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Thursday, April 17, 2008

Old house blues

If I needed a reminder as to why our new old houses are such a hit, all it takes is to delve into a remodel of a 100 yr old house to remind me. The thing about old houses is you never really now how old they are, or how they were constructed, or what you are going to find. Even to a old vet like myself, each one is a real challenge and budget-buster.

More or less, just the opposite of the homes we sell, - where any uncertainty to the price or product revolves only around the bedtime debates of our clients as to whether the cedar shake siding is worth the expense, or whether foundation and chimney stone veneer is in the cards. Other than owner-inspired upgrades - which, surprisingly, are relatively rare - we come in right on budget - and when I say right on budget, I mean to the penny, and frankly (honk honk) it's unheard of in construction.

An old house, however, is only for those with lots of tolerance for the unknown. For instance, this frickin farmhouse on Crawford Rd was thought to be around 100 yrs old. Turns out to be more like a 140 yrs old, before standard framing wood was available. So we are finding tree limbs for roof rafters -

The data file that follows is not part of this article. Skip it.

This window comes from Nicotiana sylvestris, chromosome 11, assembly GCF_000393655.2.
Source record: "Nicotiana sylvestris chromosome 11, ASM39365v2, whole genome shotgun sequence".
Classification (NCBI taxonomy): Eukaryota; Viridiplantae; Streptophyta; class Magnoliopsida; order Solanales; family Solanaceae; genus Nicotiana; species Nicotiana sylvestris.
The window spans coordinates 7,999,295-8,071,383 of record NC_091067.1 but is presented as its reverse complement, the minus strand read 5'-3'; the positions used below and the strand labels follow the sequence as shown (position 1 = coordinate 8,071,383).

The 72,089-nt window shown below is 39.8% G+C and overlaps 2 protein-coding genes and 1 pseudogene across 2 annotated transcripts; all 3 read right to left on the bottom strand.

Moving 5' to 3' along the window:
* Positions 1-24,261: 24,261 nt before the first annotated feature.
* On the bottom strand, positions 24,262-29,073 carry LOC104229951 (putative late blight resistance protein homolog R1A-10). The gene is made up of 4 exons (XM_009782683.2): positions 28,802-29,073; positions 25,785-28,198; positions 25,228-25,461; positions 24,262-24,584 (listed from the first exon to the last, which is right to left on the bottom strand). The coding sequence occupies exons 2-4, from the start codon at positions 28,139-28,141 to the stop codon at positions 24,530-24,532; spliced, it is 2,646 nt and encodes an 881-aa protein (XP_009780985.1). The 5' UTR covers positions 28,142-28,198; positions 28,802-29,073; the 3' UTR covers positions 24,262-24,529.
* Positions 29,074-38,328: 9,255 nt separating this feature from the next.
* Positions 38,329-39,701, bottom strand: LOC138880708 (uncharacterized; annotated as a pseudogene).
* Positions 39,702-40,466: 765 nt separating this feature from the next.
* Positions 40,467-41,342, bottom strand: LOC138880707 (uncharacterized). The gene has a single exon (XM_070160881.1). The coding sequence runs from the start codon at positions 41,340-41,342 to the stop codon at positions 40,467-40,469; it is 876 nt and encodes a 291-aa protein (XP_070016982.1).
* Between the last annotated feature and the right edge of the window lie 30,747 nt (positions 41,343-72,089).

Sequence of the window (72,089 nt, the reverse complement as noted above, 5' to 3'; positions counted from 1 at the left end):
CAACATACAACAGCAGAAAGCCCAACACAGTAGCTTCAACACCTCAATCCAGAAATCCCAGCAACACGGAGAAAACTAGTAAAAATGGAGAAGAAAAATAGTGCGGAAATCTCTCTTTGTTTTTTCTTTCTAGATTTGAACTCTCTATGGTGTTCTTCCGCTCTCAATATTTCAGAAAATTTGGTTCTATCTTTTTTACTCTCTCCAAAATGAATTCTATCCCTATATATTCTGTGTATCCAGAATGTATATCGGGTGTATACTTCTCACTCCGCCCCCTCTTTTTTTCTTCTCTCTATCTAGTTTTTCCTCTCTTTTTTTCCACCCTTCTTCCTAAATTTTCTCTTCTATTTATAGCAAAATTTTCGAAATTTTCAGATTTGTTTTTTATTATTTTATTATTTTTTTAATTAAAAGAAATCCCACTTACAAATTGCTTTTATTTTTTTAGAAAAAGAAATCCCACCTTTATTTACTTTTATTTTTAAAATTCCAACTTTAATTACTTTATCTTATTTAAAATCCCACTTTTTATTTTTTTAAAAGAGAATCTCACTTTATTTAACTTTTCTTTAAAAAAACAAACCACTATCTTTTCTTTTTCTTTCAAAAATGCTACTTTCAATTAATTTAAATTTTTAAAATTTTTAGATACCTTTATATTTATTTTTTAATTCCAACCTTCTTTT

And 3 layers of roofing materials. The roof on this house reminds me of one of those archeological digs, or geology projects, where you tell the age of civilization by the layers in the dirt.

On this house we started with regular old worn out shingles, which are a breeze. But not when the next layer is old school standing seam metal roofing (see sample on front porch), below that is very uncommon cedar shake roofing (probably the mid-1800's original) and under that nothing but some bridging (usually you would find some solid sheathing).

Looking up through the roof from the 'master bedroom'.

And then the roof rafters being constructed of tree branches, about 3 inches thick, that really took the cake.

All and all, if you are a homeowner with a hired contractor, probably a $10k surprise in the first week of construction. Goodbye Viking Stove.